Nurture Thankfulness in Your Child

By: Brenda Nixon

Among the early words you teach your tot are “thank you.” Youngchildren need prompts like, “What do you say to Aunt Becky?” Hopefully,over time, it becomes an automatic response. But parents need tocontinue teaching an attitude of thanks even to teenagers. As youcelebrate the busy holiday season, utilize every moment as anopportunity to nurture thankfulness in your child. Incorporate thesefree and simple ways into your family life:

Live the Lesson

Ithas been said that we’re always teaching; sometimes we use words.Remember to say “thank you” to others, but more importantly, live alife of appreciation. Your children are watching their first and mostinfluential teacher!

Notice Nature

Encourageyour child to appreciate the inspiration that surrounds him. Marvel atthe power of the wind, the immensity of the ocean, the perfection of asnowflake, the night sky, or the rugged beauty of a mountain range.I’ve reminded my girls of the saying of Goethe, “Nature is the living,visible garment of God.”

Convert Attitude into Action

Asmall gesture, such as a smile, can lighten the day of the waitress whohands your child a glass of milk or a hug for the teacher is alwayswelcome. When a child empties the dishwasher, it is an action ofappreciation for home and food. Thankfulness is also expressed throughhomemade cards and drawings. To appreciate their classroom teachers, mygirls and I always made little gifts for them at the holidays.

Discover Dictionary Descriptions

Althoughwe have our own terms to explain thankfulness, it helps to see newdefinitions. Go to the library and see what a variety of dictionariessay about the word. I like what The Webster’s Dictionary says,”Impressed with a sense of kindness received,” because it takes thefocus off a material possession and puts it on an attitude.
Inresearching for this article, I found websites that offer all types ofquotes. A humorous one about thanks comes from Woody Allen, “I amthankful for laughter, except when milk comes out of my nose.”

Contrast Your Family with Folks Less Fortunate

Helpyour child see that there are those in your community who aren’t asblessed: families without homes, people who are sad and living alone,or those who must go to food kitchens to eat. When my daughters wereyoung, one of our family traditions was to serve a meal to thehomeless. My husband, two daughters, and I spent one evening at arescue mission every Autumn. After seeing the faces of those acceptinga plate of food and their expressions of thanks, my daughters quicklyappreciated going back home to their safe, cozy bedrooms.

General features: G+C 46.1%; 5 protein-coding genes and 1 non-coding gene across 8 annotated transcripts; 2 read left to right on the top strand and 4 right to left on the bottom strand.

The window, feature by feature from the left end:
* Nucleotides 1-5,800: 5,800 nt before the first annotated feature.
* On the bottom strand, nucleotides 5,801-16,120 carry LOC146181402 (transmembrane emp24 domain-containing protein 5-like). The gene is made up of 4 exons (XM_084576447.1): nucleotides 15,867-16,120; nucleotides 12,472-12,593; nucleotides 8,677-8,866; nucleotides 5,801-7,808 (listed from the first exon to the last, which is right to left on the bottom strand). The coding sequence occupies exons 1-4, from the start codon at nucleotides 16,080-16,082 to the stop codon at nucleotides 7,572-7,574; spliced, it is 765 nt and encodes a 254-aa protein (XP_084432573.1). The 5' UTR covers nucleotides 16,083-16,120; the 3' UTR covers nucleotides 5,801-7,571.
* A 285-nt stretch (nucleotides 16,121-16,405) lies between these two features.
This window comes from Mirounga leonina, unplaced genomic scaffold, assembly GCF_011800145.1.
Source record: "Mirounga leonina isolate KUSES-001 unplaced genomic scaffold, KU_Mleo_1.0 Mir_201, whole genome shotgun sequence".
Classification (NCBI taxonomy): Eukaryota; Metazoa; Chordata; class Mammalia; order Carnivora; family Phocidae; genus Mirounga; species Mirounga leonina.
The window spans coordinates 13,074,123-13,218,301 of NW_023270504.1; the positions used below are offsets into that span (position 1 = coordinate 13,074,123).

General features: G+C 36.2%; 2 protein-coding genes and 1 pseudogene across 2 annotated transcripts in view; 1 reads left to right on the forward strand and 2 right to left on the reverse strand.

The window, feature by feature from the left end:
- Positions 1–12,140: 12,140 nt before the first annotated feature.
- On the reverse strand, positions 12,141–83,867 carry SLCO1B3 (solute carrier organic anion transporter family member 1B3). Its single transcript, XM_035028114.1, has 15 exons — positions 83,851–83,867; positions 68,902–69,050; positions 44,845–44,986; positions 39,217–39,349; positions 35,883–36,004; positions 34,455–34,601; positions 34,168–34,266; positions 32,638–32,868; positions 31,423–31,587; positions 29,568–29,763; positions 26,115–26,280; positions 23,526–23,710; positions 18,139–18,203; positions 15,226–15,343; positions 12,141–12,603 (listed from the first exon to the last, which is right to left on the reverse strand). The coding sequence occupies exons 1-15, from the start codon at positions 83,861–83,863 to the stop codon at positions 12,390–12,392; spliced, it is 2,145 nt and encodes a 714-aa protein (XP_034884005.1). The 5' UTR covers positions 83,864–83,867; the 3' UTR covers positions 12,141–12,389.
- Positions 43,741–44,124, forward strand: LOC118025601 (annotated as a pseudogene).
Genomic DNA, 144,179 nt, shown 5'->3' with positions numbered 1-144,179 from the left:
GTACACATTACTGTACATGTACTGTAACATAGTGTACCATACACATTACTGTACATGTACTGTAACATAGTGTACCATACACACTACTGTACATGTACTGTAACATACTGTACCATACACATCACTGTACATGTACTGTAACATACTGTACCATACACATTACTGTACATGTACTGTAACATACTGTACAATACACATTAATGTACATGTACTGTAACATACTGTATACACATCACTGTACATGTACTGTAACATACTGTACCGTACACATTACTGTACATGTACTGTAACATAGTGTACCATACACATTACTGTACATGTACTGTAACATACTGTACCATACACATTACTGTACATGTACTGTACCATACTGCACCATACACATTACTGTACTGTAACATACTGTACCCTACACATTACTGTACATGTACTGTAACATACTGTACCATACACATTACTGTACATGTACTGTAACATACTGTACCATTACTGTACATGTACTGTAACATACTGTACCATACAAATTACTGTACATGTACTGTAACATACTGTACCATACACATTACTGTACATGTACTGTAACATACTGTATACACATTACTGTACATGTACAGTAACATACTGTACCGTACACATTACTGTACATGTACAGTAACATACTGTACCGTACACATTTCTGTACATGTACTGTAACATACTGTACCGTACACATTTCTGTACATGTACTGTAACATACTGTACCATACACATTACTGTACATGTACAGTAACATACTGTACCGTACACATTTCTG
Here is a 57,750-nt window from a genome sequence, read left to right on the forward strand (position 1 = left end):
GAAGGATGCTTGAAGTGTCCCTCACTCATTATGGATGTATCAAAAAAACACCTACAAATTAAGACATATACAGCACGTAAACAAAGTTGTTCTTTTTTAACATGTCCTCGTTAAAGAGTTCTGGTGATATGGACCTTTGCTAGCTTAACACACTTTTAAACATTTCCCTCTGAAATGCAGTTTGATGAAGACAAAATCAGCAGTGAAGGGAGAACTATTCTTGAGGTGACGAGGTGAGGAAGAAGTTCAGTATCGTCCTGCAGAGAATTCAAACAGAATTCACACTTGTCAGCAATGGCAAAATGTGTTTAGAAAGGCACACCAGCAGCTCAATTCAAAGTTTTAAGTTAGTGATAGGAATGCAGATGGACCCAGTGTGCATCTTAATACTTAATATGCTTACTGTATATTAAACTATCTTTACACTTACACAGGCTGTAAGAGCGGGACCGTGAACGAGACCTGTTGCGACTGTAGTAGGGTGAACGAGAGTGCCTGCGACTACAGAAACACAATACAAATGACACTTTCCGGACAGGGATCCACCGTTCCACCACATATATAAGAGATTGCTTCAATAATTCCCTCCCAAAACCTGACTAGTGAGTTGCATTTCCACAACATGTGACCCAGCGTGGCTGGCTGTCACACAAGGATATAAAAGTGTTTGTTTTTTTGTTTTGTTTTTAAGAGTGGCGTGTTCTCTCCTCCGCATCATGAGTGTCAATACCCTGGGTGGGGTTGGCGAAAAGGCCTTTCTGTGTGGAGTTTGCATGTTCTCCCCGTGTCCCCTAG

Make a Medley of Thankfulness

Graba pile of old magazines. Encourage your child to look through the pagesand cut out pictures of things for which they are thankful. Glue theseon one page, overlapping pictures. Soon your child will have a visualreminder of the blessings in his life.

Pen a Poem of Thankfulness

Togetherwith your child, try to write words that rhyme with thanks, gratitudeor thankful. This can be a fun, language learning time also.

Practice Gratitude Permanently

Showingthanks and appreciation need not end with this time of year. I believeletter writing is becoming a lost art. Help your child write thank younotes for their Christmas gifts. Preschoolers can dictate to you theirgratitude or express thanks by drawing a picture of their appreciationfor their gift-giver. Find opportunities during this upcoming year toreinforce your lesson. For more ideas on teaching children about goodmanners and attitudes go to mannersoftheheart.com.

Asa parent, I hope my children learn to be thankful by the way I live mylife before them. After all, as William Bennett said in his book, The Moral Compass: Stories for a Life’s Journey, “Sometimes we need to remind ourselves that thankfulness is indeed a virtue.”


As a parenting speaker, educator, andauthor Brenda Nixon desires to build stronger families through parentempowerment. For free tips, articles, her books, tapes, and speakingtopics go to brendanixon.com

*Article reprinted with permission from the author Brenda Nixon

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